Greetings to all our Pacific Islands Radio Listeners!

I am very pleased to be able to share with you all, our many good and loyal listeners worldwide, that the recent upgrade of our beautiful Pacific Islands Radio to CD quality FM Stereo, coming to you all in 64kbps, has greatly enhanced our beautiful Pacific Islands/Oceania music. This has certainly allowed our music, performed by our many very talented artists, to be heard and enjoyed by our worldwide audience to its best advantage.

With our Playlists being constantly arranged and updated, for your listening pleasure, with new and exciting artists (including those talented artists from other islands worldwide), you are all invited to share in this most exciting cutting-edge presentation and enjoyment by logging on or from any of the links and widgets on my Jane Resture's thousands of Web pages within my four Domains: and last but not least:

Wherever you are, I wish you all the very best. Please enjoy!

Wednesday, June 2, 2010

Aboriginal Art to be placed on display at the National Art Museum of China in Beijing

DOT paintings from the indigenous Papunya community from National Museum of Austalia's successful 2007-08 exhibition are being sent to an exhibition at the National Art Museum of China in Beijing. The exhibition, Papunya painting: Out of the Austalian Desert, will be the biggest collection of Australian Art to show in the Chinese capital. The Chinese are quite hungry for knowledge about Australian Aboriginal art and culture.

It is understood that China will reciprocate by sending an exhibition of its own, possibly a recent exhibition of Chinese revolutionary art.

The Aboriginal collection made up of 48 art works and 18 ethnographic objects, tell a story of the Papunya Tula art movement between 1974 and 1981. The movement established Australian indigenous art in the contemporary art world. The artists in this exhibition have become familiar names in the art world and included such big names as Clifford Possum Tjapaltjarri and Billy Stockman Tjapaltjarri.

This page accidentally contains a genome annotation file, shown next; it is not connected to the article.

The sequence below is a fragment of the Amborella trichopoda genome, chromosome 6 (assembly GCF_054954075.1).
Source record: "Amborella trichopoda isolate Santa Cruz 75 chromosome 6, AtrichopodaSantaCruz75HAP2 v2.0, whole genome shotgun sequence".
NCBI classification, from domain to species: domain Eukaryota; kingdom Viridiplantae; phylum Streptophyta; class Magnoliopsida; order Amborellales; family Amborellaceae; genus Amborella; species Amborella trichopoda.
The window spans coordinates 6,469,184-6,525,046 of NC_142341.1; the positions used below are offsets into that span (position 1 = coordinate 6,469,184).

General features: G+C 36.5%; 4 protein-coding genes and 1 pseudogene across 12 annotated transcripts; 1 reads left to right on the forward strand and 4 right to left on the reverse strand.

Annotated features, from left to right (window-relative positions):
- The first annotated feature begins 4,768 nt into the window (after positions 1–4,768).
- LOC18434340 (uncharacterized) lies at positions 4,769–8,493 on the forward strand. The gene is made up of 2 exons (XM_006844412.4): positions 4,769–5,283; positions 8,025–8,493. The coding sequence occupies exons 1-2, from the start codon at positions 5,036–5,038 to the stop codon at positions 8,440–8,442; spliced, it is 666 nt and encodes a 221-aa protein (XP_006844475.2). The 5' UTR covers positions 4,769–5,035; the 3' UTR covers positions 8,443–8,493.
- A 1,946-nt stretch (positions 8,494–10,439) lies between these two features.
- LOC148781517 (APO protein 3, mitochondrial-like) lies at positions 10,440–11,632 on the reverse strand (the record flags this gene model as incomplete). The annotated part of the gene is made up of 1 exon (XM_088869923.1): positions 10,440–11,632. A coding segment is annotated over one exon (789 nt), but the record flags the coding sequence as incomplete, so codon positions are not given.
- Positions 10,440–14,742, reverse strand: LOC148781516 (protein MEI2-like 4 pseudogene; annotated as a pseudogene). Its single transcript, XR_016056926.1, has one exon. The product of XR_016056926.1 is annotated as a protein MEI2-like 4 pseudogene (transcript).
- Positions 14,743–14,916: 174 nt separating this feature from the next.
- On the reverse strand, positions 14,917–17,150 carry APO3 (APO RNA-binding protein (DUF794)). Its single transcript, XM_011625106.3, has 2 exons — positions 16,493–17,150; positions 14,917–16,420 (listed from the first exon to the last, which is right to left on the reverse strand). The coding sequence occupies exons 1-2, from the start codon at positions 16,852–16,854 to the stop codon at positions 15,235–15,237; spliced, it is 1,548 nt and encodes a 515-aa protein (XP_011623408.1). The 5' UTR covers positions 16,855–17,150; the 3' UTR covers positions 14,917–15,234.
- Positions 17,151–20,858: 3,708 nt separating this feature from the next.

Detailed information plates, giving the artists' biographies and explaining the symbols of motifs will be translated into mandarin with the aim of enhancing the understanding of indigenous culture. It is worth noting that the Papunya collective formed among indigenous men of the western deserts of Central Australia has become the model for many other indigenous artists collectives.

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Arnhem Land Art could be the World's Oldest

Rock art found in central Arnhem Land could be among the oldest examples of rock painting in the world - if the birds depicted in the painting prove to be what scientists think they are. Rock art specialists suspect that the painting depicted the long-distinct genyomis. The genyomis, a flightless bird which stood three times the height of an emu, was one of the megafauna to become extinct when human began burning the continent for hunting and land-clearing forty thousand years ago.

Indeed, verification of the age of the painting would more than double the potential age of painted rock art in Australia. In this respect, rock once attached to the site of the paintings was yet to be dated, however, it is believed that once completed, this would confirm the species depicted.

The paintings showed a thick, rounded beak, which was characteristic of the genyomis. The painted birds, the largest of which is a metre in height, also feature a crop or a muscular pouch near the throat which forms part of the digestive tract and short, very solid legs.

Certainly, if the image was that of a genyomis, it would date the painting as at least 40,000 years, making it one of the oldest examples of rock art in the world. It was certainly slightly predate some of the oldest reliable rock art of parts of Europe, which go back 30,000 years.